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One former Fed governor is worried that no one is worried about the strong economy

  • "There's a lot of enthusiasm in markets, but the thing that worries me the most is that people don't seem to be worried," says professor Randy Kroszner.
  • Some economists think the economy is at or near full employment and worry about a possibility of overheating growth.
  • Dallas Fed President Robert Kaplan says, "We're going to overshoot full employment."

Perhaps people should be more concerned about the strong economy — at least that's what former Federal Reserve governor Randy Kroszner says.

"There's a lot of enthusiasm in markets, but the thing that worries me the most is that people don't seem to be worried," Kroszner told CNBC's "Squawk on the Street" on Friday.

As of now, the markets are rallying and the economy is robust with apparently no end in sight. But some economists think the economy is at or near full employment and worry about a possibility of overheating growth.

Earlier on Friday, Dallas Fed President Robert Kaplan told CNBC, "We're going to overshoot full employment."

"The history of overshooting full employment in this country has not been a happy one," leading to an "overheating" and the Fed playing catch up, Kaplan said. "What happens then is you tend to often have a recession."

Meanwhile, Kroszner also sees the low volatility in the markets as possibly troublesome.

There should be at least average volatility "given all the geopolitical risks, given a lot of uncertainty with respect to policies," said Kroszner, a professor of economics at the University of Chicago. But so-called synchronized global growth, which he said is rare, is contributing to the steady growth and confidence levels.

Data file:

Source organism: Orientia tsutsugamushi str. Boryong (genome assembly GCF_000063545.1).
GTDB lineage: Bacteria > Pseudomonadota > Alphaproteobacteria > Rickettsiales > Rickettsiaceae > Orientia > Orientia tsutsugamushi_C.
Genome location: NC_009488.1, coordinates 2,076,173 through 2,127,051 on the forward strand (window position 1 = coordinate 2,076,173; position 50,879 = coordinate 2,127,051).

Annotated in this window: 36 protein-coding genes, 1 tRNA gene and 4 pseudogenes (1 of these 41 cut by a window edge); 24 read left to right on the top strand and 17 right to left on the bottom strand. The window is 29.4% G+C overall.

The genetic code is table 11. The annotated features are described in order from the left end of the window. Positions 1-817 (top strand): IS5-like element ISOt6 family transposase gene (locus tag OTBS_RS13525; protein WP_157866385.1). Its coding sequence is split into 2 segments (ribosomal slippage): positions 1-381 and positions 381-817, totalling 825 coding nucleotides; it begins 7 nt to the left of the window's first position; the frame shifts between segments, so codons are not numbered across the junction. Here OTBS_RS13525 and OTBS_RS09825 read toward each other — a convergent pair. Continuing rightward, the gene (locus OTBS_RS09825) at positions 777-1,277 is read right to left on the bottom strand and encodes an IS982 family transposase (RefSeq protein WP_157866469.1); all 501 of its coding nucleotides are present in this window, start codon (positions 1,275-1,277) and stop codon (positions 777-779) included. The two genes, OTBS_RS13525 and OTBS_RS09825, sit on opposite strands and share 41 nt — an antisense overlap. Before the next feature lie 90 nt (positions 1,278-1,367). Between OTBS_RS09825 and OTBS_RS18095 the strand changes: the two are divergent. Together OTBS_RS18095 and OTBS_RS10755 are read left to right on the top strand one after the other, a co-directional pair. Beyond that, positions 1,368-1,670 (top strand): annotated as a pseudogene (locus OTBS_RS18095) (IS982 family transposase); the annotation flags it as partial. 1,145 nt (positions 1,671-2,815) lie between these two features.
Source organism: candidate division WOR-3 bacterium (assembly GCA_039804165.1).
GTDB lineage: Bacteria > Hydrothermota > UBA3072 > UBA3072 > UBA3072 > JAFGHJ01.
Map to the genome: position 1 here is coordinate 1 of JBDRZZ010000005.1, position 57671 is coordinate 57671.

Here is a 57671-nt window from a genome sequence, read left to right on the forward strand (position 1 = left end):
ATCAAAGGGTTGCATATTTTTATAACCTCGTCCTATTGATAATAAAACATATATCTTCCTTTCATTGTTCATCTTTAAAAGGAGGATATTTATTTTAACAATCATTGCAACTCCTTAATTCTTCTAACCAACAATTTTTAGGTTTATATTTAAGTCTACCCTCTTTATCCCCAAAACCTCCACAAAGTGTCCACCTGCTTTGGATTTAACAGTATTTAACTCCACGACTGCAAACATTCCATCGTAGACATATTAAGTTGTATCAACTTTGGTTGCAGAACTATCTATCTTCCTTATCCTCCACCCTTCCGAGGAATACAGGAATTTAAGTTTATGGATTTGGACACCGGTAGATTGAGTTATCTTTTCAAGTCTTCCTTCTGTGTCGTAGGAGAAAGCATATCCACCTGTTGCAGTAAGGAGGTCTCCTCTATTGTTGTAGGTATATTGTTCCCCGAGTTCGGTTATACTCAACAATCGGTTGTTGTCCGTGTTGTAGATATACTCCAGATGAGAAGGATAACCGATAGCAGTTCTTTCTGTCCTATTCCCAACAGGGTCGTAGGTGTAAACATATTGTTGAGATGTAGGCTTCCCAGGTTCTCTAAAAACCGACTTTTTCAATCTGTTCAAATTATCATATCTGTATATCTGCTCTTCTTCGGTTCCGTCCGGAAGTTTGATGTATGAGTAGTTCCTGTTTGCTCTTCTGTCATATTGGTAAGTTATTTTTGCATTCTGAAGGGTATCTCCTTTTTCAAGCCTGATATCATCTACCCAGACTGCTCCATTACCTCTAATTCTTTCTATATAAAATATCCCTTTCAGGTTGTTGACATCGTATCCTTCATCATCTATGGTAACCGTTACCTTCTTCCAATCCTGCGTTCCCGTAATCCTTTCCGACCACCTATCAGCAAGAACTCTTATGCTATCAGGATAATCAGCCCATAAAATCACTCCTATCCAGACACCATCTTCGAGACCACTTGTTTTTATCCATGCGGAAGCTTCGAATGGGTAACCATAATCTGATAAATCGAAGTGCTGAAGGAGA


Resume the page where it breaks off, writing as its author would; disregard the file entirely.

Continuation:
Kroszner said the new Republican tax overhaul, which President Donald Trump signed into law last month, is a positive sign both short- and long-term.

"We've had a very slow investment recovery," he said. "If you have better investment incentives and investment-friendly regulatory environment, you're likely to get more investment, which will lead to higher productivity, and that increases long-run growth."

But the tax plan has a greater impact than just taxes.

"This is a very goofy time in the economy cycle to be trying to spur the economy with that type of stimulus with the [low] unemployment rate," Luke Tilley, chief economist at Wilmington Trust, told CNBC on Friday. "Firms are having a hard time finding people. A tax plan that spurs the economy can be inflationary because you already don't have a lot of slack in the economy."